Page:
John McConihe, Correspondence
MS 308
Archives & Special Collections, University of Nebraska–Lincoln Libraries


Speculating on the Frontier: Historical Background
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Friend John

I to day[sic] recieved a letter from St. Louis announcing the loss of that $200# draft of which I advised you and asking for Duplicate which I will send. Watch them both closely and see that the one you pay is regularly endorsed & e. Do not pay but one as they are both given to pay for the house.

I am waiting anxiously to hear from you in reply to some of my letters. It is quite dull here now and there are more people to do then there is work to be done. Many young fel—lows here, like Newton, cannot "make their salt" and then everything is awfully high. The failure of the appropriation to finish the Capitol and the uncertainty of the opening of the land office, together with the great rush into Kansas, effects[sic] us considerably. There is less speculation than there was last year, still no shall make money and there is money to be made "all around," by the use and investment of money. This holding back is better for those investing than for those selling. We will nearly, if not quite, doubly our money this

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year. If the Land Office should open, we would triple our invesments sure, besides be able to pay expenses outside. I shall try hard to get along as cheap as I can, and have already cut off all "outside luxuries." I have not spent a dime (or used) tobacco Segars[sic] or liquor nor will I while here. I shall also try to speculate on my own hook, and thus pay expenses. At all events John, if you do not come out now, you will make nearly as much money as if you were here, and will save the expenses monstly.

I am worried mightily by those horses. They are not fit to sell, as the crows would not deign to feed on them. From the bay horses of last fall, they have turned into purple—walk—ing—hydes[sic] with hair an inch or two longer than last fall about an inch long and "Frisky" and "Jake" are things that were. The wagon also "blew over" in March last and was badly injured. It also is nearly ruined from standing out doors all winter. But I am spending my brains and time to do something and stop the leakage they are causing. As soon as I can get them in condition, I will sell quickly. I would be willing to give the Horses away, as it will cost as much to put them in condition as they are worth. The wagon is not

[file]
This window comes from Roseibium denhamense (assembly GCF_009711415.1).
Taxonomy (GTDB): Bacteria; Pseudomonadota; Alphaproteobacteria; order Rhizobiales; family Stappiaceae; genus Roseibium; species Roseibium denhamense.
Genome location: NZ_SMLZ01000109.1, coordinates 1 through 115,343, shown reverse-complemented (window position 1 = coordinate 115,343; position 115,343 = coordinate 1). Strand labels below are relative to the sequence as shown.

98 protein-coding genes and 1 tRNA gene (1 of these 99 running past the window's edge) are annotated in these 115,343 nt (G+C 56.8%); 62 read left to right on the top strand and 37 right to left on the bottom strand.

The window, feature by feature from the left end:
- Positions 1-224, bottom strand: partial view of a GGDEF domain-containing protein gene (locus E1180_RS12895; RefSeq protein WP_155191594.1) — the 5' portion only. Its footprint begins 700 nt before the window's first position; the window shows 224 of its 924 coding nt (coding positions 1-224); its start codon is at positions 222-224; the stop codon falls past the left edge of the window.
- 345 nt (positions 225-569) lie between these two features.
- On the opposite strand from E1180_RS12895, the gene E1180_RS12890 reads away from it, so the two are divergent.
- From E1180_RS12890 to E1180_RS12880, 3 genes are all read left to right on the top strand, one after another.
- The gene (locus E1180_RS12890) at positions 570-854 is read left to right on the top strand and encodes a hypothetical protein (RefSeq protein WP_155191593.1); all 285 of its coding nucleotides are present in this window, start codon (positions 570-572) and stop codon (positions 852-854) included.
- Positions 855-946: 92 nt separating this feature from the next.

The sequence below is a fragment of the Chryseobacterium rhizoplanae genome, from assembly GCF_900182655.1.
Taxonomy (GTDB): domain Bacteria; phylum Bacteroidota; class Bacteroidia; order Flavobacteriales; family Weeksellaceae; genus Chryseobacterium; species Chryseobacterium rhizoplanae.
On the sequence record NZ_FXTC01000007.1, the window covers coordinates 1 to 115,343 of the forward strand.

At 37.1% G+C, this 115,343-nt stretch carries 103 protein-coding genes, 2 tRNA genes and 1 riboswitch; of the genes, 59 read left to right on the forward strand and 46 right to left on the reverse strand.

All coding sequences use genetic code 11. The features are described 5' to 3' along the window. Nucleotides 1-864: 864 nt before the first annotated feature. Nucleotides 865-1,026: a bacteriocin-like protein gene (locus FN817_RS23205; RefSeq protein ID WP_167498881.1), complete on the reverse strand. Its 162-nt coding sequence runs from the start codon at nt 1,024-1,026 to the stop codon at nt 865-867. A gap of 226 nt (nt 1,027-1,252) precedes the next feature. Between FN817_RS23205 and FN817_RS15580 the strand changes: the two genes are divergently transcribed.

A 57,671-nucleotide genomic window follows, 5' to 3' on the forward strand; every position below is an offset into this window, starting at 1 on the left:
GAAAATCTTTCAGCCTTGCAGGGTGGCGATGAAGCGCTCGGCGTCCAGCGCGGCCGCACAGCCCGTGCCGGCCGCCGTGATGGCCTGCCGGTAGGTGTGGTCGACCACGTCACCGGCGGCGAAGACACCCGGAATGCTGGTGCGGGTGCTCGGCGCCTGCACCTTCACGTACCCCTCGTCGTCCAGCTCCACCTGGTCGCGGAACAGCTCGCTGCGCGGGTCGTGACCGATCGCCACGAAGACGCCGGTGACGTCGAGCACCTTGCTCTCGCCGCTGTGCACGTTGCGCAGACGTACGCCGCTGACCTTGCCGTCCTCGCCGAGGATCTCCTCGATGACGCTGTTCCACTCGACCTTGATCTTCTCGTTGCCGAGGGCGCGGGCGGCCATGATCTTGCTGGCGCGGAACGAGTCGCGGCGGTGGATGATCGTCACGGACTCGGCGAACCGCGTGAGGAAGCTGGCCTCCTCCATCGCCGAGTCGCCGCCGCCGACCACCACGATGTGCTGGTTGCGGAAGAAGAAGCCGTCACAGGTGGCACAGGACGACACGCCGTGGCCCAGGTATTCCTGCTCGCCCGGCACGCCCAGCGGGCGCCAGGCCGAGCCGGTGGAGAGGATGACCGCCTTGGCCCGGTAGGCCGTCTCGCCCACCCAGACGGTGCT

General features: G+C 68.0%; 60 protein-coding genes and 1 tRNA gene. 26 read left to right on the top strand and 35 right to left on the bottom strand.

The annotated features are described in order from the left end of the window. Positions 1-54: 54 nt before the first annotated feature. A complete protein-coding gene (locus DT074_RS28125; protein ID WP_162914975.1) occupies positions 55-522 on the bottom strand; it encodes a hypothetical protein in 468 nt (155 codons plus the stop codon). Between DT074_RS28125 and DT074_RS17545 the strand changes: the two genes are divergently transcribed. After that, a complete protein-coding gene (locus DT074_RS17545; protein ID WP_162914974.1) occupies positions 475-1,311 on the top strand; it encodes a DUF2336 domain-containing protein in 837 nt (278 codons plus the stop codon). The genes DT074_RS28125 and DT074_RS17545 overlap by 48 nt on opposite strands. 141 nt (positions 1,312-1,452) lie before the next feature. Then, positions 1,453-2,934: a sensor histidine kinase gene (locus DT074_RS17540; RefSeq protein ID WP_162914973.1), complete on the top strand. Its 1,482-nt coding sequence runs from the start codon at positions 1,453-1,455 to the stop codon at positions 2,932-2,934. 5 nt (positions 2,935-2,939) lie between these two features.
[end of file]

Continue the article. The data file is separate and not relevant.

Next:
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worth over fifty dollars and the men who kept the team has worn the harnesses nearly out! But I'll "trade off" somehow. Can't sell horses now as feed is so high, unless it be real good working horses. Don't get discouraged John, for altho the above is all true, still I am vain enough to think I can, on a trade get rid of them to advantage. I may get fleeced, but it will be a hard bargain that will "do us." $10 per week for board two horses!

I see Moses is married. Lord, how unex—pected to me; I thought Tim had the inside track on the "stun road" and little expected Mose was going "to throw himself away." Tell Martin L. he must be pitching in or some—one will cut him out. Give my best regards to Mose and say "I have no doubts they will do as well as could be expected."

Ad Smith arrived here Friday and I have been with him most of the time. Glad to meet anything from Troy "formerly."

Give my regards to Martin L and his family, also to Rufus and the boys. My cold is much better and my health is likewise.

Yours truly

John MacConihe